Understanding China’s Bond Asset Strategy: Debunking the Treasury Bond Mystery

Courtesy: Business Insider



In the midst of soaring US Treasury yields, questions have arisen about whether China’s actions are contributing to this market upheaval. To shed light on this mystery, we turn to insights from Brad Setser, a former Treasury official.

The Bond Market Dilemma

The recent surge in US Treasury yields, the highest in 16 years, has left economists searching for explanations in one of the most significant market crashes in history. Central bankers have suggested the necessity of further rate hikes to curb inflation, and robust economic data, including a strong jobs report, has only added to the bond market’s turmoil.

China’s Role

Apollo Global Management’s Torsten Sløk drew attention to China, citing official US data indicating a $300 billion sale of Treasurys since 2021. However, Setser argues that this data doesn’t paint the whole picture.

Incomplete Data

Setser highlights that official US Treasury International Capital data only reflects foreign holdings held in US custodians. An adjustment for offshore custodians, such as Belgium’s Euroclear, reveals China’s US bond holdings as more stable, estimated between $1.8 and $1.9 trillion.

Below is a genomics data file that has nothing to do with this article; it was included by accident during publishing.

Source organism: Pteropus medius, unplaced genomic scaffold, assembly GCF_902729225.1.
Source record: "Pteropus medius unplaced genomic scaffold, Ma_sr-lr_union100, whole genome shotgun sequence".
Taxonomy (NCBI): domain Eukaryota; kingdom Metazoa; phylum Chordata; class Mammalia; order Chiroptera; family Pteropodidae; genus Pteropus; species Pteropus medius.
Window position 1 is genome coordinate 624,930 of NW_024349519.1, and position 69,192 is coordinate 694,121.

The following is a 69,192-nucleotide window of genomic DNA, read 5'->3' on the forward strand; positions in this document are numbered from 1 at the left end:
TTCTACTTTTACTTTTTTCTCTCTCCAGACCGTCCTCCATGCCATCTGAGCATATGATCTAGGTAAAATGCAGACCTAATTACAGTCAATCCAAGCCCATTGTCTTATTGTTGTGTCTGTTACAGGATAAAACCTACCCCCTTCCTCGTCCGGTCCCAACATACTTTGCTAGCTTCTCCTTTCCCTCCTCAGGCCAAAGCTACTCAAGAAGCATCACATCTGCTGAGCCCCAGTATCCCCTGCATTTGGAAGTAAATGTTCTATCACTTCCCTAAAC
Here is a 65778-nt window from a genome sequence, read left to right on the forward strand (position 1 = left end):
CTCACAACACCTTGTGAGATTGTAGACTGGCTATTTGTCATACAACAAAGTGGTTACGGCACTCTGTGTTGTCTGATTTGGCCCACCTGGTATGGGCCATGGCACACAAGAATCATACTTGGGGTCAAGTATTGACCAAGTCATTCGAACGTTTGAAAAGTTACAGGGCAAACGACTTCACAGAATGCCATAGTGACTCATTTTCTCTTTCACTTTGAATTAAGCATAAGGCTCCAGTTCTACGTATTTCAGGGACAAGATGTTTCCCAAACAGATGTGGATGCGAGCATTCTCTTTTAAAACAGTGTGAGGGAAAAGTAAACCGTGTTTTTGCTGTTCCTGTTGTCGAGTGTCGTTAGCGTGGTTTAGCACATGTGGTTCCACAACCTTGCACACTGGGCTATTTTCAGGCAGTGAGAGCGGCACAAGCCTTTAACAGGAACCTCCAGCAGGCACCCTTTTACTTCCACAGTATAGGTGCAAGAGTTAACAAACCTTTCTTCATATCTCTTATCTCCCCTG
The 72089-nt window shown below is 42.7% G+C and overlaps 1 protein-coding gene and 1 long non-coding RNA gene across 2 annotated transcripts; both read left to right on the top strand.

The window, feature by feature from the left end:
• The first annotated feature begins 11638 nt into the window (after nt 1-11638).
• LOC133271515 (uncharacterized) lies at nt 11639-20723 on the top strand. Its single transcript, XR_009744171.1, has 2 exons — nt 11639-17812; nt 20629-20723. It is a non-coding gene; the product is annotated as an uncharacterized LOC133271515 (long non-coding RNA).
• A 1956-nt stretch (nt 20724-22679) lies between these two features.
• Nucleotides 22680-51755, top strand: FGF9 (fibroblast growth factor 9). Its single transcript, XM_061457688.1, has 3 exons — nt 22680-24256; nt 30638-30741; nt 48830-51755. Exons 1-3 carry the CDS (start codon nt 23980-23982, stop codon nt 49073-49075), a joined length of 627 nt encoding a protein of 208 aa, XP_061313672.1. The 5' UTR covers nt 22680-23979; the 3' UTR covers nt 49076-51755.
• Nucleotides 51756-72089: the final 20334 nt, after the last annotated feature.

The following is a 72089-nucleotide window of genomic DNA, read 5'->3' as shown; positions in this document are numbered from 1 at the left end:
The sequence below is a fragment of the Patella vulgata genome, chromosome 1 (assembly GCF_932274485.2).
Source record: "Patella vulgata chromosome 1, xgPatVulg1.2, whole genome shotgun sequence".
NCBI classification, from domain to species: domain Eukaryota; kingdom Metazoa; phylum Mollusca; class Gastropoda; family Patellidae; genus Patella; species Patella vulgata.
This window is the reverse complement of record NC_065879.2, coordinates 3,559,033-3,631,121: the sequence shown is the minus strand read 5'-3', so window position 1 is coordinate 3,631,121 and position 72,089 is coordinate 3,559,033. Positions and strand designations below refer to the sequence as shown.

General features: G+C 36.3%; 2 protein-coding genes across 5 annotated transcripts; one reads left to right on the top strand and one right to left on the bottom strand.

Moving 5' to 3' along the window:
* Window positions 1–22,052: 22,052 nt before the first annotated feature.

Brad Setser/Council on Foreign Relations


Hidden Holdings

Beyond this, the US data fails to account for US asset holdings managed by third parties. China’s State Administration of Foreign Exchange has accounts with global bond, hedge funds, and private-equity firms, further complicating the assessment.

Shift to Agency Bonds

While it may seem like China is reducing its Treasury holdings, Setser notes that the reductions have been smaller than other data suggests. In contrast, China has been increasing its holdings of US debt in the form of agency bonds. These bonds, issued by government-sponsored enterprises like Fannie Mae and Freddie Mac, have regained China’s interest due to rising yields.


The Bottom Line

In summary, Setser emphasizes that the most noteworthy change in China’s reserves over the past six years has been the shift toward agency bonds. While this has led to a minor reduction in China’s Treasury holdings, it does not equate to a decrease in the overall share of China’s reserves invested in US bonds or the US dollar. Understanding China’s bond asset strategy is crucial to demystifying its impact on the global market.


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